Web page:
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Academic & Professional Books  Botany  Plants & Botany: Biology & Ecology

Plant Growth and Climate Change

Edited By: James IL Morrison and Michael D Morecroft
213 pages, illus
Publisher: Wiley-Blackwell
Plant Growth and Climate Change
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  • Plant Growth and Climate Change ISBN: 9781405131926 Hardback Oct 2006 Not in stock: Usually dispatched within 6 days
Price: £227.95
About this book Contents Customer reviews Biography Related titles

About this book

Climatic conditions are key determinants of plant growth, whether at the scale of temperature regulation of the cell cycle, or at the scale of the geographic limits for a particular species. The climate is changing, due to human activities - particularly the emission of greenhouse gases - and therefore the conditions for the establishment, growth, reproduction, survival and distribution of plant species are changing.

This volume explores plant growth and anthropogenic climate change, considering the effects of ecology on physiology, and agricultural as well as wider vegetation science. It focuses on the features of climate that are important to plants, emphasising aspects of temporal pattern, seasonality and extremes. Individual chapters discuss the mechanisms underlying physiological and ecological responses to the key variables in climate change - in particular, changing plant function over time (acclimation) and also between species (adaptation), functional types and growth forms. The complexities of these interactions are illustrated with reviews of recent experimental manipulations of plants at the community level in a wide range of environments, and the roles and limitations of the models widely used to predict plant growth and productivity from climate information are examined.


List of Contributors Preface 1. Recent and future climate change and its implications for plant growthDavid Viner, Climatic Research Unit, University of East Anglia, Norwich, UK, James I.L. Morison, Department of Biological Sciences, University of Essex, Colchester, UK and Craig Wallace, Climatic Research Unit, University of East Anglia, Norwich, UK 2. Plant responses to rising atmospheric carbon dioxideLewis H. Ziska and James A. Bunce, Crop Systems and Global Change, USDA-ARS, Beltsville, Maryland, USA 3. The significance of temperature in plant lifeChristian Korner, Institute of Botany, University of Basel, Basel, Switzerland 4. Temperature and plant development: phenology and seasonalityAnnette Menzel, Department of Ecology, Technical University of Munich, Germany and Tim Sparks, Centre for Ecology & Hydrology, Huntingdon, UK 5. Responses of plant growth and functioning to changes in water supply in a changing climateWilliam J. Davies, Department of Biological Sciences, Lancaster Environment Centre, University of Lancaster, UK 6. Water availability and productivityJoao S. Pereira, Maria-Manuela Chaves, Maria-Conceicao Caldeira and Alexandre V. Correia,m Instituto Superior de Agronomia, Lisboa, Portugal 7. Effects of temperature and precipitation changes on plant communitiesM. D. Morecroft, NERC Centre for Ecology and Hydrology, Wallingford, UK and J.S. Paterson, Environmental Change Institute, Oxford University Centre for the Environment, Oxford, UK 8. Issues in modelling plant ecosystem responses to elevated CO2: interactions with soil nitrogenYing-Ping Wang, CSIRO Atmospheric Research, Aspendale, Victoria, Australia and Ross McMurtrie, Belinda Medlyn and David Pepper, School of Biological Sciences, Earth and Environmental Sciences, University of New South Wales, Sydney, Australia 9. Predicting the effect of climate change on global plant productivity and the carbon cycleJohn Grace & Rui Zhang, Institute of Atmospheric and Environmental Science, School of GeoSciences, University of Edinburgh, UK References Index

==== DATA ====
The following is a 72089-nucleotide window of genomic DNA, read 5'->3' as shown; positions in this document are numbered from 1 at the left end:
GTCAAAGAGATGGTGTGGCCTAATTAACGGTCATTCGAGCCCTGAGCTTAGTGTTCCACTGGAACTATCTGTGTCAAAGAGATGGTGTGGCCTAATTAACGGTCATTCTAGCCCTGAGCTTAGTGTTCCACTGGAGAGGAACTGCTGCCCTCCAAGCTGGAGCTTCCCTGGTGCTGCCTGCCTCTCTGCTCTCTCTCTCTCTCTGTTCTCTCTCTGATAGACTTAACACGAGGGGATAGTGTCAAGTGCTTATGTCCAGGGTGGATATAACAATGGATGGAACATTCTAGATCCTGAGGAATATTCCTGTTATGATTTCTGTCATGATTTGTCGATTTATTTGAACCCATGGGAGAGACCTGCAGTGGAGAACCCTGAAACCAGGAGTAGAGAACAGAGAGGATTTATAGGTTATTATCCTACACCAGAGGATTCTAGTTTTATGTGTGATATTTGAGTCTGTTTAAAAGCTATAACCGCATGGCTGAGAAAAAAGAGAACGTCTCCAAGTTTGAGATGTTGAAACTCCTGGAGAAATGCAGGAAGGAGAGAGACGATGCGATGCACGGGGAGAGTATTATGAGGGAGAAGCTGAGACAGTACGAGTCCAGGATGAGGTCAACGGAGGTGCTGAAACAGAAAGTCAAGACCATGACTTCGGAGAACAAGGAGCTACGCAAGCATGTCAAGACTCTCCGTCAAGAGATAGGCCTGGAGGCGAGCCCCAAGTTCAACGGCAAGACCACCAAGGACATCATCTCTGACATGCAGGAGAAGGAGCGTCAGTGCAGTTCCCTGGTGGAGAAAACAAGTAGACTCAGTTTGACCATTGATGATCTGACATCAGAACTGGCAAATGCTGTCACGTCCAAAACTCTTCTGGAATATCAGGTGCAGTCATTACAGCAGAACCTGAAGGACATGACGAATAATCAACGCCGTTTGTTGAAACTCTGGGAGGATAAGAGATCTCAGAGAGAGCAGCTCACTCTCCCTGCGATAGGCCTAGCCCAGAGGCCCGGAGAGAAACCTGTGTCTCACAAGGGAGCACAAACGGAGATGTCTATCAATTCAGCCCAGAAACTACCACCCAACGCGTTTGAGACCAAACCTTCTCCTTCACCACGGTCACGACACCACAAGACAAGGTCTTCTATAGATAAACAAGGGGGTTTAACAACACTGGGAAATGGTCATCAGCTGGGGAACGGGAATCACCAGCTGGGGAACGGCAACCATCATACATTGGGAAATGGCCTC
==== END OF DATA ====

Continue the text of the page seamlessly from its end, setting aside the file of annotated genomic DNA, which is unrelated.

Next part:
Customer Reviews


Dr James Morison, Department of Biological Sciences, University of Essex, UK Dr Michael Morecroft, NERC Centre for Ecology & Hydrology, Wallingford, UK
Edited By: James IL Morrison and Michael D Morecroft
213 pages, illus
Publisher: Wiley-Blackwell
Media reviews
...this book is timely, and focused on plants more widely than the title suggests, ranging from organ physiology through to ecosystem responses. I recommend the book for advanced students, teachers and researchers who have interests in, and need to consider, a wide range of plant-environmental processes, not just the complexities of plant responses to 'climate change'...Annals of Botany, 1-1, 2007
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